Join our weekly Peninim on the Torah list!

[et_bloom_inline optin_id="optin_1"]

“For on this day, he shall provide atonement for you to cleanse you, from all of your sins.” (16:30)

Download PDF

Yom Kippur provides atonement – if it is not too late. Horav Yitzchak Blazar, z.l., the famous Rav Itzele Peterburger, primary disciple of Horav Yisrael Salanter, z.l., spoke prior to Rosh Hashanah in the Bais HaMussar of Kovno. After his ethical discourse, the assemblage began to recite various perakim, chapters, from Sefer Tehillim. At the end, together they recited the verses of Shema Koleinu, Hear our Voices, a heartrending appeal which follows the Selichos prayer. When they reached the pasuk, Al tashlicheinu l’eis ziknah, “Do not discard us when we grow old,” Rav Itzele stopped, turned around to the kahal, those gathered in prayer, and related the following story:

The Czar Nikolai conscripted men into the Russian Army in a manner unprecedented in its cruelty. Once they were drafted, it was extremely difficult to leave. Being a soldier in the Czar’s army was a lifelong ordeal. Anyone of draftable age would hide from the “recruiters,” knowing fully well what it would mean if they were conscripted. Anyone caught avoiding the draft was immediately sent to Siberia. There, they were forced to do hard labor in the frigid cold without any letup. Most of those who  ended up in Siberia were never heard from again.

One day, the Czar made an announcement to all of his subjects. As a one-time dispensation, he was allowing anyone who had previously been avoiding conscription to come forward and all would be forgiven. They would be “accepted” into the army, and their pasts would be overlooked.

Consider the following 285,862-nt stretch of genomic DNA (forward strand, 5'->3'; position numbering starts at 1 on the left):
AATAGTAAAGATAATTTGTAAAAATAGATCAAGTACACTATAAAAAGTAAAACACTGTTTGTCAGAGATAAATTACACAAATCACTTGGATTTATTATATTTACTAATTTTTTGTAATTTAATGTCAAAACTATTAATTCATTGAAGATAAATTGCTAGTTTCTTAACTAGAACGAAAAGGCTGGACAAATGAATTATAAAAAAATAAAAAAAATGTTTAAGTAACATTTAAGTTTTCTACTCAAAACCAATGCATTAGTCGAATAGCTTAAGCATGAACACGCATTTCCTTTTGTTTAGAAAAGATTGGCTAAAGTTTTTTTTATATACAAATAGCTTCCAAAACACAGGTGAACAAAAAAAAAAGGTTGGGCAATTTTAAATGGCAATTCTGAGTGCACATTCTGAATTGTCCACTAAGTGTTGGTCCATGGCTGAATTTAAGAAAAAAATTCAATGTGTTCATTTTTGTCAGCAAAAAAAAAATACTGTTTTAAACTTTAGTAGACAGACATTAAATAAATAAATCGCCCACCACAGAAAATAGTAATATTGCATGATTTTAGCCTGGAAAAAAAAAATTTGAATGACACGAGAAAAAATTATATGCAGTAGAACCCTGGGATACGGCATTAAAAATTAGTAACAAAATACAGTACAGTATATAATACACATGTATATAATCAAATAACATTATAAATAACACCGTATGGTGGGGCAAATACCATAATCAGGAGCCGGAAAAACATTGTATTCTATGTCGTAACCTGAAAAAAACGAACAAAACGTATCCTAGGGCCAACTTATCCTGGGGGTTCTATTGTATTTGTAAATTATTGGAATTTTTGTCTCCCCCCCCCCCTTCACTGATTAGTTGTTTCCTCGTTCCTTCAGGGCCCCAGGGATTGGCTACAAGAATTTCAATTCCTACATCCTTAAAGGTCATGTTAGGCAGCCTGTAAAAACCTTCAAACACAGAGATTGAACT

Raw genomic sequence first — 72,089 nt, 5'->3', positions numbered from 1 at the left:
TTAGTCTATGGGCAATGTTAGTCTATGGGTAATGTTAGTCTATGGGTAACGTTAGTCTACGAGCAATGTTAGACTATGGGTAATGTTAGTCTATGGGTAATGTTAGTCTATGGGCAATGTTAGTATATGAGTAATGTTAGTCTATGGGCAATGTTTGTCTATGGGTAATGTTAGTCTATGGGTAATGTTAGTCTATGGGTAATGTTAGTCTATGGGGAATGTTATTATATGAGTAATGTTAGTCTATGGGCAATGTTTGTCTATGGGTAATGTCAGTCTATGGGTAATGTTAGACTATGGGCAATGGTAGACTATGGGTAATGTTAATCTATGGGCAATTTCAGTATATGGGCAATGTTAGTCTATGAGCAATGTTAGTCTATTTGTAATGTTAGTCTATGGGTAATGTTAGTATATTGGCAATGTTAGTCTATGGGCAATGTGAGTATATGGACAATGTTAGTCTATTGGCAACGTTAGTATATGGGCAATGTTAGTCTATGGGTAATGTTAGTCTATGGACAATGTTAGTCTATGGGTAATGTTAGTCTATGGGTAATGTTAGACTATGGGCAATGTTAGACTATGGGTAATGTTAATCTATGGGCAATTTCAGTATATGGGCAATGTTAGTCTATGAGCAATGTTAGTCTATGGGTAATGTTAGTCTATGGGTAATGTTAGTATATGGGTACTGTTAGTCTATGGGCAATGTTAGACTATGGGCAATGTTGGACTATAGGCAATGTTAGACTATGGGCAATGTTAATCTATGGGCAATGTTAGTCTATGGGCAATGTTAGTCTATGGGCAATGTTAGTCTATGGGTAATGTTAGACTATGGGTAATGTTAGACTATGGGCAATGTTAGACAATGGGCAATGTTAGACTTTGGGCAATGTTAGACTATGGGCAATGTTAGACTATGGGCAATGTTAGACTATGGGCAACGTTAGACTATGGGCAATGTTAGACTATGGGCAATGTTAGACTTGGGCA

The announcement provided results for the Czar. Tens of thousands of Russians came out of hiding. Young, strong men, middle-aged and older men, stood together in the recruitment centers waiting to be accepted into the Czar’s army. As bad as the army was, it was a fate that was far more favorable than Siberia. The officers walked into the rooms and immediately separated the young, strong men from the older applicants. These young men were immediately inducted into the army, while the others were taken to a kangaroo court where an army judge was to decide their fate.

“How could this be?” they clamored to the judge. “We were told  that if we come forward, we would be inducted into the army.” The judge looked at them and laughed, “Yes, the young, strong ones will be inducted into the army. What does the army need from you? You are no longer strong. You cannot fight. As far as the Czar is concerned, you are worthless. Yes, we will take you to Siberia where you can live out the rest of your lives. You should have come forth earlier when you could have provided a service. Now, we have no use for you.”

As Rav Itzele finished the story, all those assembled began to cry. A number of them fainted. They understood the meaning of the story and its relationship to the Selichah, Al tashlicheinu.

Rav Itzele continued, “We entreat Hashem, Hashiveinu Hashem eilecha v’nashuvah, Return us Hashem to You, and we will repent. When a young man, with his whole life ahead of him, utters these words, there is some validity to them. He will be accepted by Hashem. He will grow and mature as a returnee. When an older man, however, one who has enjoyed much of life, supplicates Hashem with these words, is there any efficacy to his request? This is why we cry out to Hashem, ‘Please do not discard us when we grow old. When we age, we need even greater compassion. Please, Hashem, do not discard us like a worthless object that has little value.’”

Perhaps we may supplement this with a thought from the Mezritcher Maggid, z.l.. He explains that every person is sent to this world to perform a function, to fulfill a purpose. Once that purpose has been completed, he is called back. In order to increase our longevity, every person should accept upon himself new and greater responsibilities, so that there will be a “need” for him to remain in this world.